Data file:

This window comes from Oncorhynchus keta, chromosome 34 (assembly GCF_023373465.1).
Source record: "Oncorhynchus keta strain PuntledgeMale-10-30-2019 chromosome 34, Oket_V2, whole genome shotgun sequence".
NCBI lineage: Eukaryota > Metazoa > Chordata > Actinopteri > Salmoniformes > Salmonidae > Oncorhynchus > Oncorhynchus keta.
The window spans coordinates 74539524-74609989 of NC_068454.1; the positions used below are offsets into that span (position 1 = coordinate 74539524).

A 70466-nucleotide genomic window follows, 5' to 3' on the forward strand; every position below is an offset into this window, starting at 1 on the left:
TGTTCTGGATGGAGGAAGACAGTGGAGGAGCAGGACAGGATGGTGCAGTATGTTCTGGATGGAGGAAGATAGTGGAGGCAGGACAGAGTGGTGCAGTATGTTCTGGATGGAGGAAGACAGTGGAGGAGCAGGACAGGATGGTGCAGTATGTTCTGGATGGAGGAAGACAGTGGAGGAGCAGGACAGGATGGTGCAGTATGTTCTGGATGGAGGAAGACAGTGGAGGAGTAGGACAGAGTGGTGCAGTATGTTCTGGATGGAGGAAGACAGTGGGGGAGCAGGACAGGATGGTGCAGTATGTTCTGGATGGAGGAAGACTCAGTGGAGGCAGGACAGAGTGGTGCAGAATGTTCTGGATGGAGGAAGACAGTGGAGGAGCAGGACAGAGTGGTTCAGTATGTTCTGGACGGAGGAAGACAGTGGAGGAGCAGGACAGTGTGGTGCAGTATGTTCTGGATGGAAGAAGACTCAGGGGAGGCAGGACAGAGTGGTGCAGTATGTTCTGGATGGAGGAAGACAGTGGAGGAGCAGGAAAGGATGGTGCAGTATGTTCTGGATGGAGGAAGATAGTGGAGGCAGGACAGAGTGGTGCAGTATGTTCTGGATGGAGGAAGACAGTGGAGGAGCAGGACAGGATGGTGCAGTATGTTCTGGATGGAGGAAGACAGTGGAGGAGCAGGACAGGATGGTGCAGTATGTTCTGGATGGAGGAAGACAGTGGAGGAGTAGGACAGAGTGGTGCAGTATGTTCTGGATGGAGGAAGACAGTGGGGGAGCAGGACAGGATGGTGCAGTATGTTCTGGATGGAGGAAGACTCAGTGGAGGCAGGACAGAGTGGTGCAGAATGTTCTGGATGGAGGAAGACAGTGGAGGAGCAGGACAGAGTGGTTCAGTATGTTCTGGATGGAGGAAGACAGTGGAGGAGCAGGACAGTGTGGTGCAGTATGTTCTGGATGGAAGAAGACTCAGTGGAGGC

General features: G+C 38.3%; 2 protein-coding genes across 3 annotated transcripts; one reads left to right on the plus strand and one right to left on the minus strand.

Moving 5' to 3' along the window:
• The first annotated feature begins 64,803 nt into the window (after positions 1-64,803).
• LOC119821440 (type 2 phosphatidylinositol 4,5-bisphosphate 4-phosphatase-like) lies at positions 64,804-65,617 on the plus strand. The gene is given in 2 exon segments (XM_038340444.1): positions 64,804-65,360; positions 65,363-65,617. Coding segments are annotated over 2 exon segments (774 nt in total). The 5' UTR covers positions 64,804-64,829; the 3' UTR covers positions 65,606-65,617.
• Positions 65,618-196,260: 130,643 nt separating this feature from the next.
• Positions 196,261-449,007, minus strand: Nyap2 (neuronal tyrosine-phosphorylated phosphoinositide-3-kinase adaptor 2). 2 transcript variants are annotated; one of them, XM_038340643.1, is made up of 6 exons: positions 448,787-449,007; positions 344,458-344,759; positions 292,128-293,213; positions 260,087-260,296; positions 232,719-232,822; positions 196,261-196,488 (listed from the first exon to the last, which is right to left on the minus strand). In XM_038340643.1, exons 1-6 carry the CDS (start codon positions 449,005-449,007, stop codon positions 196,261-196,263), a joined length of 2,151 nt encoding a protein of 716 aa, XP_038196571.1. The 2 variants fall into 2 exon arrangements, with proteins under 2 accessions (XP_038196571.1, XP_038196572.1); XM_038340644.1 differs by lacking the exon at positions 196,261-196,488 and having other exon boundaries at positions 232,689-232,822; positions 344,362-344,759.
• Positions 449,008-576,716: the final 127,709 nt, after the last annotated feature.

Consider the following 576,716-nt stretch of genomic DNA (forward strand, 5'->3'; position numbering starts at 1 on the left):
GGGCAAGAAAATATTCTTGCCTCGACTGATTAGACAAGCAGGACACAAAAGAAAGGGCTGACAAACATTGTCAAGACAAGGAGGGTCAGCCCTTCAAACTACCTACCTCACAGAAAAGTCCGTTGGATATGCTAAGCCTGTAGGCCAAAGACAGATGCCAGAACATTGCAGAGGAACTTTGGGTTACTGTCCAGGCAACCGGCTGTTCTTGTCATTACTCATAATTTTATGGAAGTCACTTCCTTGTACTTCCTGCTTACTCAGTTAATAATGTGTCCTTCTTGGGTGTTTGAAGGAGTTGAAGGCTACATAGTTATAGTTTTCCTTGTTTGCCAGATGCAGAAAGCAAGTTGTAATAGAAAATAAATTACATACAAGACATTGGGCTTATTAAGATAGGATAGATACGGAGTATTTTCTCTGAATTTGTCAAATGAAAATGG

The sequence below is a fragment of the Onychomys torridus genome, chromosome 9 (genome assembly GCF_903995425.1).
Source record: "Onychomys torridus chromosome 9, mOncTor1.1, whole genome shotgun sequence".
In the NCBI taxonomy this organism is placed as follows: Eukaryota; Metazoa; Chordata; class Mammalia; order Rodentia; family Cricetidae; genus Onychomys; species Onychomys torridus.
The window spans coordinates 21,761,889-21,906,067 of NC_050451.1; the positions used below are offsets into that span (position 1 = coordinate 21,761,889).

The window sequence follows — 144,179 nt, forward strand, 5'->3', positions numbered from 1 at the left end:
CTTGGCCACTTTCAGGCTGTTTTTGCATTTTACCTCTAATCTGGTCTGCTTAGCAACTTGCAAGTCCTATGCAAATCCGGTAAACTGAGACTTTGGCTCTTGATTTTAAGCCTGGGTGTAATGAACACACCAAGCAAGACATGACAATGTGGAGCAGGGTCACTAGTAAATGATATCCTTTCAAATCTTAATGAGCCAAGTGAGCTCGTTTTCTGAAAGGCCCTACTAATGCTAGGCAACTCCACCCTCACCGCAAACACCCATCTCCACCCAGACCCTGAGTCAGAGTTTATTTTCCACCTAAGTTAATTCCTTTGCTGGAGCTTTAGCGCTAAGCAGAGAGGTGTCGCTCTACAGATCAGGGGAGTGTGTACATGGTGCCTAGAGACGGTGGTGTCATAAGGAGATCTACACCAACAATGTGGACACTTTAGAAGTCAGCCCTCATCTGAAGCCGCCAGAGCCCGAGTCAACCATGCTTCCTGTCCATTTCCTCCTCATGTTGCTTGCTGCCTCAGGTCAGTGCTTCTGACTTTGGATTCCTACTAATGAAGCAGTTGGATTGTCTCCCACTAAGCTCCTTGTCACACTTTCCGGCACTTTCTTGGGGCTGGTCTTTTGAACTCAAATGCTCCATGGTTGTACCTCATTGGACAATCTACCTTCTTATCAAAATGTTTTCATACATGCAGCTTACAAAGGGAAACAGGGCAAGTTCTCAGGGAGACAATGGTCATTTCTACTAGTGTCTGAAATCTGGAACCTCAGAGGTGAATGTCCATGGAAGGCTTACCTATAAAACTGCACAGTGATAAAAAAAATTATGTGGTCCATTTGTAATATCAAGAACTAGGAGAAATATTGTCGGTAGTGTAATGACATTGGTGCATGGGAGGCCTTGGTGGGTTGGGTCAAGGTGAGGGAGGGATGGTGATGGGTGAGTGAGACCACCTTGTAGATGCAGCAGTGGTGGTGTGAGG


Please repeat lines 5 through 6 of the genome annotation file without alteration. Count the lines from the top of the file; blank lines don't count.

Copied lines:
A 70466-nucleotide genomic window follows, 5' to 3' on the forward strand; every position below is an offset into this window, starting at 1 on the left:
TGTTCTGGATGGAGGAAGACAGTGGAGGAGCAGGACAGGATGGTGCAGTATGTTCTGGATGGAGGAAGATAGTGGAGGCAGGACAGAGTGGTGCAGTATGTTCTGGATGGAGGAAGACAGTGGAGGAGCAGGACAGGATGGTGCAGTATGTTCTGGATGGAGGAAGACAGTGGAGGAGCAGGACAGGATGGTGCAGTATGTTCTGGATGGAGGAAGACAGTGGAGGAGTAGGACAGAGTGGTGCAGTATGTTCTGGATGGAGGAAGACAGTGGGGGAGCAGGACAGGATGGTGCAGTATGTTCTGGATGGAGGAAGACTCAGTGGAGGCAGGACAGAGTGGTGCAGAATGTTCTGGATGGAGGAAGACAGTGGAGGAGCAGGACAGAGTGGTTCAGTATGTTCTGGACGGAGGAAGACAGTGGAGGAGCAGGACAGTGTGGTGCAGTATGTTCTGGATGGAAGAAGACTCAGGGGAGGCAGGACAGAGTGGTGCAGTATGTTCTGGATGGAGGAAGACAGTGGAGGAGCAGGAAAGGATGGTGCAGTATGTTCTGGATGGAGGAAGATAGTGGAGGCAGGACAGAGTGGTGCAGTATGTTCTGGATGGAGGAAGACAGTGGAGGAGCAGGACAGGATGGTGCAGTATGTTCTGGATGGAGGAAGACAGTGGAGGAGCAGGACAGGATGGTGCAGTATGTTCTGGATGGAGGAAGACAGTGGAGGAGTAGGACAGAGTGGTGCAGTATGTTCTGGATGGAGGAAGACAGTGGGGGAGCAGGACAGGATGGTGCAGTATGTTCTGGATGGAGGAAGACTCAGTGGAGGCAGGACAGAGTGGTGCAGAATGTTCTGGATGGAGGAAGACAGTGGAGGAGCAGGACAGAGTGGTTCAGTATGTTCTGGATGGAGGAAGACAGTGGAGGAGCAGGACAGTGTGGTGCAGTATGTTCTGGATGGAAGAAGACTCAGTGGAGGC